Theme Of Petruchio In Taming Of The Shrew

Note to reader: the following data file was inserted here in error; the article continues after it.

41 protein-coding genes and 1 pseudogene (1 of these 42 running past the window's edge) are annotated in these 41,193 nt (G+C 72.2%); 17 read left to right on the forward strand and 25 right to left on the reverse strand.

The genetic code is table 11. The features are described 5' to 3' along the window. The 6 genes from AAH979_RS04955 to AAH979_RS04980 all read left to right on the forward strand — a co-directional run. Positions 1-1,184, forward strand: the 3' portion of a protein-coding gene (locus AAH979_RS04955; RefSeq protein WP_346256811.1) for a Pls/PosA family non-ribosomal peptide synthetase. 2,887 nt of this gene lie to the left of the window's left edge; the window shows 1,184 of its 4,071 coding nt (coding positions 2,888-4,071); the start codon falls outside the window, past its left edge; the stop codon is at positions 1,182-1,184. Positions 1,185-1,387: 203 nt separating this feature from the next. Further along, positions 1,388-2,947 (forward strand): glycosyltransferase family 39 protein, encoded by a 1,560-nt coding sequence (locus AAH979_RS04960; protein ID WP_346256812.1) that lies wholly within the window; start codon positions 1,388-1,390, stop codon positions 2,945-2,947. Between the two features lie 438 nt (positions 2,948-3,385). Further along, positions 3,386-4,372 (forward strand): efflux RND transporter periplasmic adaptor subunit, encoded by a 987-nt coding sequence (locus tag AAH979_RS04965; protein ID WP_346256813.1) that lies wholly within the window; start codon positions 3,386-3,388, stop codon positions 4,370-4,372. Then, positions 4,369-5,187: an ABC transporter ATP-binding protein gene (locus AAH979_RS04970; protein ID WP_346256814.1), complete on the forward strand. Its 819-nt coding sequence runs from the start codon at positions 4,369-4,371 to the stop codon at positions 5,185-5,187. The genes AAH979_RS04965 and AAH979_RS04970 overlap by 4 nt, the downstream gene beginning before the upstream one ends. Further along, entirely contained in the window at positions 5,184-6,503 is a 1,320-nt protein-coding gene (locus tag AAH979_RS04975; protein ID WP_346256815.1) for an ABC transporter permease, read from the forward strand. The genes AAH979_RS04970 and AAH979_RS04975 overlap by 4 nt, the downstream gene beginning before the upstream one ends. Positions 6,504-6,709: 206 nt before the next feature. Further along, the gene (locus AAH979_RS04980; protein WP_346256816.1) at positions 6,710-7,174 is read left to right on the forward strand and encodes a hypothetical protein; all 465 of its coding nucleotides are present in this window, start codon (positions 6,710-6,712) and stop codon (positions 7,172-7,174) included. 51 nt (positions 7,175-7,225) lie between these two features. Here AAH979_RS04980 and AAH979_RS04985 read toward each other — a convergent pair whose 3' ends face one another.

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In the end of Taming of the Shrew, the shrew Katherine says: “Such duty as the subject owes the prince. Even such a woman oweth to her husband;” (Shakespeare 5.2 2663) This is a crucial line in the play, as most of the plot in Taming of the Shrew, revolves around the trials and tribulations of Petruchio attempting to tame Katherine, the shrew of the Minola family. Petruchio is a stubborn man (similar to Kate), hell-bent on taming Kate, as he sees her hard exterior, and makes it his mission to break that tough exterior she holds up. Petruchio at the beginning of the play seems like a man that is insolent to his servants, and only worried about marrying for financial gain, but we soon see this as untrue. Petruchio is a dynamic character which we see as he embarks on a journey to tame Katherine and take her as his wife. By act 3 of Taming of the Shrew, we can see that Petruchio is not only marrying Katherine due to the large dowry, but something that has nothing to do with gaining wealth. He continues to put effort into the task of Taming her, beyond the influence of the wealth that comes with marrying her. In Act 3, scene two, Petruchio states in lines 1474-1482: "Good sooth, even thus. Therefore, ha ' done with words: To me she’s married, not unto my clothes. Could I repair what she will wear in me as I can change these poor accoutrements, 'Twere well for Kate and better for myself. But what a fool am I to chat with you, When I should bid good morrow to my bride and seal
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